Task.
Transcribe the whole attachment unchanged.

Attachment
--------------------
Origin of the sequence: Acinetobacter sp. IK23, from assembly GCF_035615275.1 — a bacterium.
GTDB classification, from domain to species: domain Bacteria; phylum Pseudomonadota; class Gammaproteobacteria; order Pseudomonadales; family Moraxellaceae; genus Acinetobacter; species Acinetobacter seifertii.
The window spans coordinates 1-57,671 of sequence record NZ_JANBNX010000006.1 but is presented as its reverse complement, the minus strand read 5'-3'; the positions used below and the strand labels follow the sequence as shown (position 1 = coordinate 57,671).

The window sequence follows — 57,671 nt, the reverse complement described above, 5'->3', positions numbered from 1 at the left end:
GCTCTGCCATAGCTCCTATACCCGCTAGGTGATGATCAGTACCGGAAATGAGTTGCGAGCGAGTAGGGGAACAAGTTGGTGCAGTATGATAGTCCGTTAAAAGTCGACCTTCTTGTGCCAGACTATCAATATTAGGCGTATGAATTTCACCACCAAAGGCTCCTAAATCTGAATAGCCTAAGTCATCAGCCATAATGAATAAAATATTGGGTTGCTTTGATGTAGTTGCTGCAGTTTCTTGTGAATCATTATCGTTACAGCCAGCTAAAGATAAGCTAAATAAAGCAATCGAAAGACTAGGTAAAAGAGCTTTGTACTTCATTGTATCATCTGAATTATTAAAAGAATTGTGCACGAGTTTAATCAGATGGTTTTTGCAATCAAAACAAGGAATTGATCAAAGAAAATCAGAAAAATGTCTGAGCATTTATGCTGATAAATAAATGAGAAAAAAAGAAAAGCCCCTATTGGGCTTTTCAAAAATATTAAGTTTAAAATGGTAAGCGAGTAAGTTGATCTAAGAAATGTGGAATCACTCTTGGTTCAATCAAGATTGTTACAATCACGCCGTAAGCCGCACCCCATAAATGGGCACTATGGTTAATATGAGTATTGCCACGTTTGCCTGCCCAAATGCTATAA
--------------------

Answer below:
Origin of the sequence: Acinetobacter sp. IK23, from assembly GCF_035615275.1 — a bacterium.
GTDB classification, from domain to species: domain Bacteria; phylum Pseudomonadota; class Gammaproteobacteria; order Pseudomonadales; family Moraxellaceae; genus Acinetobacter; species Acinetobacter seifertii.
The window spans coordinates 1-57,671 of sequence record NZ_JANBNX010000006.1 but is presented as its reverse complement, the minus strand read 5'-3'; the positions used below and the strand labels follow the sequence as shown (position 1 = coordinate 57,671).

The window sequence follows — 57,671 nt, the reverse complement described above, 5'->3', positions numbered from 1 at the left end:
GCTCTGCCATAGCTCCTATACCCGCTAGGTGATGATCAGTACCGGAAATGAGTTGCGAGCGAGTAGGGGAACAAGTTGGTGCAGTATGATAGTCCGTTAAAAGTCGACCTTCTTGTGCCAGACTATCAATATTAGGCGTATGAATTTCACCACCAAAGGCTCCTAAATCTGAATAGCCTAAGTCATCAGCCATAATGAATAAAATATTGGGTTGCTTTGATGTAGTTGCTGCAGTTTCTTGTGAATCATTATCGTTACAGCCAGCTAAAGATAAGCTAAATAAAGCAATCGAAAGACTAGGTAAAAGAGCTTTGTACTTCATTGTATCATCTGAATTATTAAAAGAATTGTGCACGAGTTTAATCAGATGGTTTTTGCAATCAAAACAAGGAATTGATCAAAGAAAATCAGAAAAATGTCTGAGCATTTATGCTGATAAATAAATGAGAAAAAAAGAAAAGCCCCTATTGGGCTTTTCAAAAATATTAAGTTTAAAATGGTAAGCGAGTAAGTTGATCTAAGAAATGTGGAATCACTCTTGGTTCAATCAAGATTGTTACAATCACGCCGTAAGCCGCACCCCATAAATGGGCACTATGGTTAATATGAGTATTGCCACGTTTGCCTGCCCAAATGCTATAA